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Monday, 17 October 2011

India: Tiger, tiger, burning bright



When a 74-year-old social activist from Maharashtra launched a crusade against corruption over the Indian summer, he struck a chord with the nation’s youth.

Anna Hazare was not an obvious icon for a country with one of the world’s most diverse and youthful populations. An ascetic Gandhian activist dressed in spotless white kurta pyjamas and cap, the former army driver is something of a throwback. He preaches against consuming meat and alcohol, follows a formidably strict personal regime and speaks up for farmers.

Yet his hunger strike for tougher anti-graft laws roused tens of thousands of flag-waving, T-shirt-wearing young people, many drawn from India’s middle classes, on to the streets. His message spread quickly on mobile phones, social networks and broadcast media.

Diplomats and commentators in New Delhi, the capital, are still weighing whether the protests led by Hazare are a sign of bigger things to come in the world’s largest democracy.

Some see it as the flexing of demographic muscle, where young people have greater expectations than their parents, rising incomes and access to information about the outside world.

Others view the events of the summer as a new challenge to a lofty political class, elected in large part by rural populations, out of step with fast-growing urban populations and under pressure to deliver food, education and jobs.

Well they might – India has one of the youngest population profiles in the world. Its exuberance, alongside a growing economy, is a catalyst for change. More than 70 per cent of the population is under 35.

Within a decade India will have a far younger population than other large economies. By 2020, the median age in India will be 28, compared with 37 in China, 38 in the US, 45 in western Europe and 49 in Japan. India’s population is forecast to overtake China’s as the largest in the world by about 2030. India will then account for 20 per cent of humanity, while laying claim to only 3 per cent of the world’s landmass.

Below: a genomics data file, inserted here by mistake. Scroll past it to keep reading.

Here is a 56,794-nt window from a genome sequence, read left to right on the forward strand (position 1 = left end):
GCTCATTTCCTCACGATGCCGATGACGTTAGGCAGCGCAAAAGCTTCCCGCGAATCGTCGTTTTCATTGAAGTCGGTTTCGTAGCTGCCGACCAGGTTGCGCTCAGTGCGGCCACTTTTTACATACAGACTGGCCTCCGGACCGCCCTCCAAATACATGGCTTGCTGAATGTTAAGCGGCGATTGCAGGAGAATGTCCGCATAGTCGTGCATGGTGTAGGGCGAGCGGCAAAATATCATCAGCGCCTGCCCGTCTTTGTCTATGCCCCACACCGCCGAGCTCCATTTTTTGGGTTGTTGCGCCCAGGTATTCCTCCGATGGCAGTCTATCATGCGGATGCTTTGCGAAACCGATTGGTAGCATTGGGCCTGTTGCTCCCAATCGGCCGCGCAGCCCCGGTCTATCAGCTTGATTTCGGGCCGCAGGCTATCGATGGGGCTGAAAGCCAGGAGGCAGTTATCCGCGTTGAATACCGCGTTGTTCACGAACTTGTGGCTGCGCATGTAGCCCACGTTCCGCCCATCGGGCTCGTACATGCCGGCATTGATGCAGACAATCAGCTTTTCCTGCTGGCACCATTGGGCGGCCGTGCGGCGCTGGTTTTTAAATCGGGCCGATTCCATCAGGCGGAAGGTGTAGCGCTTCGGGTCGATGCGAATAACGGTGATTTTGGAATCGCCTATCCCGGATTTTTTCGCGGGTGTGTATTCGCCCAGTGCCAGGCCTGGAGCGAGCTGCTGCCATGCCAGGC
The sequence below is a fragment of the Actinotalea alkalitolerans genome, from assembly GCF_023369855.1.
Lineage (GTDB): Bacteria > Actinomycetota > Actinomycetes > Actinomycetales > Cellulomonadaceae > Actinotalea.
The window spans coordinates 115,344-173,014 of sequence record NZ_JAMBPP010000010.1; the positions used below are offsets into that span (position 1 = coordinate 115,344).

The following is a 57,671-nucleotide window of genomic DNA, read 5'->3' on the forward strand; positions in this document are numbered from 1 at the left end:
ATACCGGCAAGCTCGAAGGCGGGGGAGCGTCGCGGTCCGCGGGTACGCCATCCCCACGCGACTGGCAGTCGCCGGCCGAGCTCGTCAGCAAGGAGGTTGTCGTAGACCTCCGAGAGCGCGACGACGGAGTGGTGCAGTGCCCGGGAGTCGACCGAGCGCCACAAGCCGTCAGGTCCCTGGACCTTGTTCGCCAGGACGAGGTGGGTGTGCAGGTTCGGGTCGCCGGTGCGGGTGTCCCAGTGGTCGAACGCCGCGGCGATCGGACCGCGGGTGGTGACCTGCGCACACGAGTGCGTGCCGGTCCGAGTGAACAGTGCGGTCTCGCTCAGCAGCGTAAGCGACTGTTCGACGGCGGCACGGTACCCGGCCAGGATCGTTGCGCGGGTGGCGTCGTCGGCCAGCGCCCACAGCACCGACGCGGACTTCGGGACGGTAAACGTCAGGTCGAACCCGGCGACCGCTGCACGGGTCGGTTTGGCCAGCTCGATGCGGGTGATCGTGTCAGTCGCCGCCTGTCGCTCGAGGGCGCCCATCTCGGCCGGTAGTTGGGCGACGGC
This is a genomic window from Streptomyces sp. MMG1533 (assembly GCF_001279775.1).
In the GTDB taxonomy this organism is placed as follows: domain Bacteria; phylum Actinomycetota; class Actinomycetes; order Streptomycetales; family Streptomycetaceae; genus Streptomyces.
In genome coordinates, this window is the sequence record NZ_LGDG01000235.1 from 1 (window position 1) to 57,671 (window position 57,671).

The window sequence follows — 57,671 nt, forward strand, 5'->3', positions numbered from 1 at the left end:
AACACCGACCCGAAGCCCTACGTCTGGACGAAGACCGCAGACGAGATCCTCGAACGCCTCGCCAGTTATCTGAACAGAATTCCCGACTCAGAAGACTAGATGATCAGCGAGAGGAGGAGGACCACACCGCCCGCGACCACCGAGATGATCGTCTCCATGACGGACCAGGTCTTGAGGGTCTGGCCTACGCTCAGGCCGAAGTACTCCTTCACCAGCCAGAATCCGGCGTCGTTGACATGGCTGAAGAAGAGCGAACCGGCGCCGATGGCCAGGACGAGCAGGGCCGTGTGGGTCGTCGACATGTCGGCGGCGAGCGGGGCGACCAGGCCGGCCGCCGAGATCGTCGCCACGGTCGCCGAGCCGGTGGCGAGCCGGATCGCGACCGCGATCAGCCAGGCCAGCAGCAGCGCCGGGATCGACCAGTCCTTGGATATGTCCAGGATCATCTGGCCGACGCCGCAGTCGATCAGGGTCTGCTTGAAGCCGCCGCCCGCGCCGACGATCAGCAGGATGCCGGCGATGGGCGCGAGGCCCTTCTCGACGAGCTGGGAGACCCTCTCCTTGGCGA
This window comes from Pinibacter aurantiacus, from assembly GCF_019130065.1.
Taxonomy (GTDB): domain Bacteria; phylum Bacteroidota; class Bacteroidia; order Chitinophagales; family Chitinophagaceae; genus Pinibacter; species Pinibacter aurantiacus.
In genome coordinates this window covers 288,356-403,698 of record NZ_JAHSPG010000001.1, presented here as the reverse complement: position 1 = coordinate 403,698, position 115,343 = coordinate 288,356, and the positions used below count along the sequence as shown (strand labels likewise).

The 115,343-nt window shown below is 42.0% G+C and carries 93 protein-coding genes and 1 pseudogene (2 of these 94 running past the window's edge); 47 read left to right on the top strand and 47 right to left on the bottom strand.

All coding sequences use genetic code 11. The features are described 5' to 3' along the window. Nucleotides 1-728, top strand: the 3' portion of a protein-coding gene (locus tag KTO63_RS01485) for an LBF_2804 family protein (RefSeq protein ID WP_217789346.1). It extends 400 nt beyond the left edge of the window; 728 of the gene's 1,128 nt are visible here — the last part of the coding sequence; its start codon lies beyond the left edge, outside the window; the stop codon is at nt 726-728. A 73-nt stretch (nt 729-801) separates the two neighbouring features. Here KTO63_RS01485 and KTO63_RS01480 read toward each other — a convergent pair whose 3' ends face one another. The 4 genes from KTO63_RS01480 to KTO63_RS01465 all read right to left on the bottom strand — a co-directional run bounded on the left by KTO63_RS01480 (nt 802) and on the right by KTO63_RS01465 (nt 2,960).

These figures suggest a population density that will put massive pressure on natural resources in a sub-continent dependent on seasonal rains and the health of fragile Himalayan river systems.

Yet the country’s youthfulness is largely taken as a great advantage. Investment banks, such as Goldman Sachs, usually refer to a young population as a “favourable demographic” that will support economic growth over the next 20 years. Others warn that this dividend could easily turn into a deficit if India fails to educate its young people, keep them healthy and provide them with jobs.

At a time of high inflation, another pressing question is whether India will be able to feed its people, most of whom scratch a living in the countryside, at affordable prices.

“A rising labour force, coupled with a limited talent pool, has made policymakers increasingly aware of India’s much-touted demographic dividend potentially turning into a nightmare if job creation and education are not given priority,” warns Rohini Malkani, economist at Citigroup, the bank, in Mumbai.

In spite of being the world’s fastest-growing large economy after China, India has dismal human social indicators that place its population in worse shape than neighbouring Pakistan, Nepal and Bangladesh. Development economists such as Jean Dr├Ęze complain that two decades of high economic growth has done little to improve the lot of the country’s poor, who suffer bad health and early mortality.

The expansion of India’s population has preoccupied ­sociologists for decades. Today, the population is estimated at 1.2bn people, up almost 18 per cent on 2001 figures.

Encouragingly, the growth rate has eased. People have also become richer. Citigroup estimates that the middle class – people with an income of between $6,000 and $30,000 a year – now numbers 160m. Within five years, this is forecast to grow to 267m people.

Rising incomes, competition for jobs and urbanisation is persuading families to have fewer children. Close to 10 per cent of Indian households are opting for only one child as they seek to concentrate resources and maximise opportunities for their offspring. Research from the National Council of Applied Economic Research shows the trend is most pronounced among educated people in metropolitan areas. Nearly a quarter of university-educated women said they would prefer to have only one child in an environment that traditionally favoured big families.